The American Health Care Act would gradually constrict skilled nursing and other health providers’ ability to care for Medicaid patients over the coming decades, especially as the proportion of Medicaid recipients aged 85 and older increases, a new report from AARP alleges.
The Washington, D.C.-based advocacy group’s concern stems from the AHCA’s mandate to shift Medicaid spending decisions to the states and base future payments on historical rates, moves that the bill’s Republican crafters claim will bring $800 billion in savings.
Under the AHCA blueprint, the federal government would require states to choose from one of two options: Take a fixed “block grant” each year, or institute a per-capita cap system, in which the state receives a set amount of Medicaid funding for each beneficiary. The exact dollar figure would vary among five groups of people, one of which is Medicaid recipients aged 65 and older.
The problem, AARP claims, arises from the fact that the cap values would increase at a fixed rate based on average costs in fiscal 2016 — despite significant projected demographic shifts within the “older Americans” group over the coming decades. Adults aged 85 and older generally rack up far higher bills than their 65- or 75-year-old counterparts, and as the baby boom generation ages, 85-and-overs are set to represent an increasingly large part of the “older Americans” pie.
For instance, in 2015, the 85-and-older set accounted for 22.4% of all “older Americans” enrolled in Medicaid; by 2050, that number will reach 33.7%, according to U.S. Census projections.
“Despite this coming shift, however, the AHCA considers only Medicaid enrollment and spending that took place in FY 2016, which included a younger and less-expensive population mix than is likely to need Medicaid in the future,” AARP Public Policy Institute researchers Brendan Flinn and Ari Houser wrote.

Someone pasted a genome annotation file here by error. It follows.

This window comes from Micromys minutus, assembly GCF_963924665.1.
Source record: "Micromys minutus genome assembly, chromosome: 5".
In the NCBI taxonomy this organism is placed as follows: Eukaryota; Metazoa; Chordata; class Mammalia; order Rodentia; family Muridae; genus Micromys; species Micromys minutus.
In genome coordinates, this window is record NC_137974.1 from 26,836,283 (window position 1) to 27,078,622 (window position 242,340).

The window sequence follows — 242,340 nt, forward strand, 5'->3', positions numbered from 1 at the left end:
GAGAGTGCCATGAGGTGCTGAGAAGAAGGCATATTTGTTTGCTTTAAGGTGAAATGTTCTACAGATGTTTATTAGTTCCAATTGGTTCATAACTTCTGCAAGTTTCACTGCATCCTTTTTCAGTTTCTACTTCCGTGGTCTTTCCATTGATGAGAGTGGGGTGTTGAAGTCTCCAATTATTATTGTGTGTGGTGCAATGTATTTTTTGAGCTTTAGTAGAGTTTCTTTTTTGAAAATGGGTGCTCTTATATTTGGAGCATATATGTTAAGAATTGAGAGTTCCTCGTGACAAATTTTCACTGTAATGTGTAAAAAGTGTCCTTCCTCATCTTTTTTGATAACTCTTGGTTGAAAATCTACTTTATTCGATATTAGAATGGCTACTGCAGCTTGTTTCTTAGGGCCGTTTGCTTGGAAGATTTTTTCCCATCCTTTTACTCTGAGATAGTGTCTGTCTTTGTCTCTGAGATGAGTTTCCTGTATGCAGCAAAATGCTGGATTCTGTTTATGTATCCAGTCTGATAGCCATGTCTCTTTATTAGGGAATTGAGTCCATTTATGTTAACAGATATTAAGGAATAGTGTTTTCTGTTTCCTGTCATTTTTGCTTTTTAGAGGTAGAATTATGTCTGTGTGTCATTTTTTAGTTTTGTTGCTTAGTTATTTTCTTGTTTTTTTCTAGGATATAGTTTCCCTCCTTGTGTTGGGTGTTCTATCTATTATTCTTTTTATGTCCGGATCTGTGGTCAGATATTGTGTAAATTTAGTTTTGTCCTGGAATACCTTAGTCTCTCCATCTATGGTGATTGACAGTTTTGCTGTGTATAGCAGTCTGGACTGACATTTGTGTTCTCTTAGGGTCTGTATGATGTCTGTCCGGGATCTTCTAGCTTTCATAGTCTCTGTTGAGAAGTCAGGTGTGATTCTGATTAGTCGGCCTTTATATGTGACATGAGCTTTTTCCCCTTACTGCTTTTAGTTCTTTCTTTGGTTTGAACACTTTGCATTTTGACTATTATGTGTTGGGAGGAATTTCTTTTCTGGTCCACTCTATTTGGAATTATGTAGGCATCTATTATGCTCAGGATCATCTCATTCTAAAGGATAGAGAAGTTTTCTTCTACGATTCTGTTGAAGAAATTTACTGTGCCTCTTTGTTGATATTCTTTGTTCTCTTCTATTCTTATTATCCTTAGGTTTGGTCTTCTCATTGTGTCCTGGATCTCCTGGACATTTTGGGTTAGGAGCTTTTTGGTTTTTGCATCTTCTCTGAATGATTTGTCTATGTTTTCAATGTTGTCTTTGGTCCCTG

Because the average 85+ beneficiary cost Medicaid $28,681 in 2011 — compared to just $11,949 for those aged 65 to 74 — such a stark demographic swing could have disastrous effects for Medicaid recipients, according to AARP.
“Given these data, it is very unlikely that the per capita cap allotment set under the AHCA will be able to keep pace with the needs of low-income adults as they age into their eighties and beyond,” Flinn and Houser write. “Over time, states will not have adequate funding to serve an increase in — and an aging of — the 65+ population.”
The House of Representatives in May passed the AHCA by a thin 217-213 margin, but the legislation must still receive the approval of a skeptical Senate before reaching President Trump’s desk.
The Trump administration based its fiscal year 2018 budget proposal on the assumption that the AHCA would become law, and promised an additional $616 billion in Medicaid cuts on top of the $800 billion from the new health law. That budget proposal, however, remains merely the spending wish list of Trump and budget director Mick Mulvaney; the House and Senate are expected to weigh in with competing budget plans in the coming months.
Written by Alex Spanko